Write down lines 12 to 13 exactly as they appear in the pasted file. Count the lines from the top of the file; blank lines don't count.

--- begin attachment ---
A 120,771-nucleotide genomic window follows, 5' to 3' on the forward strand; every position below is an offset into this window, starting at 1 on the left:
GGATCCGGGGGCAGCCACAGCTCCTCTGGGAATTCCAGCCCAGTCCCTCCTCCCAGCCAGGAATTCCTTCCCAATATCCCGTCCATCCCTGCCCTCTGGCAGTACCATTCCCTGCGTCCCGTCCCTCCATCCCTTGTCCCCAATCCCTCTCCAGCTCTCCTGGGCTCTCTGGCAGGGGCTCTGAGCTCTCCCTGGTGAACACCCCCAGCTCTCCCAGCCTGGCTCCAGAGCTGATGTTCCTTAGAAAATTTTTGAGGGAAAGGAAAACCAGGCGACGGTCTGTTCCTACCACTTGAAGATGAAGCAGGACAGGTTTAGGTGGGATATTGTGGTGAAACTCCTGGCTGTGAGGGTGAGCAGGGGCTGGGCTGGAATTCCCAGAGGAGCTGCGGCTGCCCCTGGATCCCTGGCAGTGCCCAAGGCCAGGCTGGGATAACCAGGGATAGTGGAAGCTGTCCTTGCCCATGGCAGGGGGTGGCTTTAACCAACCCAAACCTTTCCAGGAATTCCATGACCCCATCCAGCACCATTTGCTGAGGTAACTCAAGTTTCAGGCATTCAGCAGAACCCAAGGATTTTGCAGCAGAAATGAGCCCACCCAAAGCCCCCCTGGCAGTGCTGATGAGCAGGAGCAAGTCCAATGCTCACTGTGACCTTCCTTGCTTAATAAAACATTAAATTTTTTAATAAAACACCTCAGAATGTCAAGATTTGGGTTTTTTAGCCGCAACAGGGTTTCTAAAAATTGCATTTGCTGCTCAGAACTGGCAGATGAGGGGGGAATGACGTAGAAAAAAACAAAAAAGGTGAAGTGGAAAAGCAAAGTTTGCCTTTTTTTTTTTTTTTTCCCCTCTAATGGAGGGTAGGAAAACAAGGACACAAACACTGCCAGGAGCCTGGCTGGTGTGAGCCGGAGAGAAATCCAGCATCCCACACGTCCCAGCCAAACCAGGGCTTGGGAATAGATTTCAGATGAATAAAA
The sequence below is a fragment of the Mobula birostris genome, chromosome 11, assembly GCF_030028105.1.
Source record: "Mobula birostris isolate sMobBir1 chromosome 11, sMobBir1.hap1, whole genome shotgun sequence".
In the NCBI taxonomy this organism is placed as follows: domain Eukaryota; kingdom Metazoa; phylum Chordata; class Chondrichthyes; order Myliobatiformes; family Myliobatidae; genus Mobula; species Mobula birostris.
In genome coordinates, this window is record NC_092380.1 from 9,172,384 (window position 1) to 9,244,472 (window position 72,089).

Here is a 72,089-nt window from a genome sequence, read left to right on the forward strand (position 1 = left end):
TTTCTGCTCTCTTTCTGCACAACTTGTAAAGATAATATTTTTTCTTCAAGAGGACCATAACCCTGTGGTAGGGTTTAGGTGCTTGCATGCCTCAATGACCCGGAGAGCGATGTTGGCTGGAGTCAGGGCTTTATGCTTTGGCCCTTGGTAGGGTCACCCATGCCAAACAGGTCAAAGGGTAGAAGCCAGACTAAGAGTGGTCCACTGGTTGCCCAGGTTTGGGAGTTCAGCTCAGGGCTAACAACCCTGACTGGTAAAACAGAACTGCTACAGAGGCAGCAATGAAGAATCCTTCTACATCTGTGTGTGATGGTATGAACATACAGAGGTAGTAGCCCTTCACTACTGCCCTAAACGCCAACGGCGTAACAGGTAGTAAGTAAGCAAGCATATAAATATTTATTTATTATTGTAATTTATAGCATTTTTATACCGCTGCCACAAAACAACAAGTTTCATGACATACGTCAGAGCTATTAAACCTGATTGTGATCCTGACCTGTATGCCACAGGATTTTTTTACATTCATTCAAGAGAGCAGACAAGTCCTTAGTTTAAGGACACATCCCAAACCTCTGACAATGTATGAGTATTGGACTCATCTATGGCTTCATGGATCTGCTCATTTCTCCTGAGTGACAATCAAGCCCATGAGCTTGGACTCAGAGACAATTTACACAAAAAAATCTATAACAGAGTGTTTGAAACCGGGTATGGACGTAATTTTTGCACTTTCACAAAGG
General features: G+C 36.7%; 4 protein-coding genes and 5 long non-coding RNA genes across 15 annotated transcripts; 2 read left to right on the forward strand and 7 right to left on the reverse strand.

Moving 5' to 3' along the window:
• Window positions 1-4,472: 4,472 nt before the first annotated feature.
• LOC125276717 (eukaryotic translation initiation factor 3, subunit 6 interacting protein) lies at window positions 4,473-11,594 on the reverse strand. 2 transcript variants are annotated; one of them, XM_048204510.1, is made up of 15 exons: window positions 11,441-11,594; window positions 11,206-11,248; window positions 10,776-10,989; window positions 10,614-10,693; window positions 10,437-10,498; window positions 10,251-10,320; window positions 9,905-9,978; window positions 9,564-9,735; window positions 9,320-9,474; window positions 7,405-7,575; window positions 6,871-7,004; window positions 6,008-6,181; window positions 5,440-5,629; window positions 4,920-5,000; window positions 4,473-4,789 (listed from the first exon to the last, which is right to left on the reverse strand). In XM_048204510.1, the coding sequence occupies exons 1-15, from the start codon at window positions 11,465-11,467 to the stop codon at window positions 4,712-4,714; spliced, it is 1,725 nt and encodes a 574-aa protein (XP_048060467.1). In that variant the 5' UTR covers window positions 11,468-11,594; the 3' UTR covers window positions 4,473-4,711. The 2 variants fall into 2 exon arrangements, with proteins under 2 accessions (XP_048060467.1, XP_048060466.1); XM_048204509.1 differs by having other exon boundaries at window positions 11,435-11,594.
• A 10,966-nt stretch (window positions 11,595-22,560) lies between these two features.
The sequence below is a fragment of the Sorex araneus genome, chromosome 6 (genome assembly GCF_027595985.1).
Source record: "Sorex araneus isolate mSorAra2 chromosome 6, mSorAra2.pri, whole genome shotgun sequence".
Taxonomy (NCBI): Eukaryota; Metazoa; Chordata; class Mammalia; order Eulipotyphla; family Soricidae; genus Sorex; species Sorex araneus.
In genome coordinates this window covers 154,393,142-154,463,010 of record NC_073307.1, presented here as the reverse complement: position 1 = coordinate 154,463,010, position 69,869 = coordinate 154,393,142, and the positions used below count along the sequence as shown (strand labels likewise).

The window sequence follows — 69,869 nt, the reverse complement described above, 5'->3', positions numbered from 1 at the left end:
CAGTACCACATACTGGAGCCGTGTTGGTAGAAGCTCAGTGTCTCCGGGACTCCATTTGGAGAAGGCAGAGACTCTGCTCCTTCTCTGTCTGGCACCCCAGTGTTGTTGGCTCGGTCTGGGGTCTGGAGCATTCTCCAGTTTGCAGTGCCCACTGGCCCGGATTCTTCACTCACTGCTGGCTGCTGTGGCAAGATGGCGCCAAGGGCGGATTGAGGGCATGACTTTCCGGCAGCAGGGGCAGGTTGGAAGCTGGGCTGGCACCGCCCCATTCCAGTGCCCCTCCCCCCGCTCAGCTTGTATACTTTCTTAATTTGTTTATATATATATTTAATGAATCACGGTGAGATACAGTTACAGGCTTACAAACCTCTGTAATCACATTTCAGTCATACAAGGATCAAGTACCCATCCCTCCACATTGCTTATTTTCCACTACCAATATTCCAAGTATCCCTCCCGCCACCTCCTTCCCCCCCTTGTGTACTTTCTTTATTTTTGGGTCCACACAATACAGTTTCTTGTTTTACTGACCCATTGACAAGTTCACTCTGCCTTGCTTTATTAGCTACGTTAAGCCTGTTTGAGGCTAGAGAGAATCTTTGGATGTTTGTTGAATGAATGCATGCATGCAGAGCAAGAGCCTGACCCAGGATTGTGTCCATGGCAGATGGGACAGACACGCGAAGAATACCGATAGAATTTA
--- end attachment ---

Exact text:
• LOC125276717 (eukaryotic translation initiation factor 3, subunit 6 interacting protein) lies at window positions 4,473-11,594 on the reverse strand. 2 transcript variants are annotated; one of them, XM_048204510.1, is made up of 15 exons: window positions 11,441-11,594; window positions 11,206-11,248; window positions 10,776-10,989; window positions 10,614-10,693; window positions 10,437-10,498; window positions 10,251-10,320; window positions 9,905-9,978; window positions 9,564-9,735; window positions 9,320-9,474; window positions 7,405-7,575; window positions 6,871-7,004; window positions 6,008-6,181; window positions 5,440-5,629; window positions 4,920-5,000; window positions 4,473-4,789 (listed from the first exon to the last, which is right to left on the reverse strand). In XM_048204510.1, the coding sequence occupies exons 1-15, from the start codon at window positions 11,465-11,467 to the stop codon at window positions 4,712-4,714; spliced, it is 1,725 nt and encodes a 574-aa protein (XP_048060467.1). In that variant the 5' UTR covers window positions 11,468-11,594; the 3' UTR covers window positions 4,473-4,711. The 2 variants fall into 2 exon arrangements, with proteins under 2 accessions (XP_048060467.1, XP_048060466.1); XM_048204509.1 differs by having other exon boundaries at window positions 11,435-11,594.
• A 10,966-nt stretch (window positions 11,595-22,560) lies between these two features.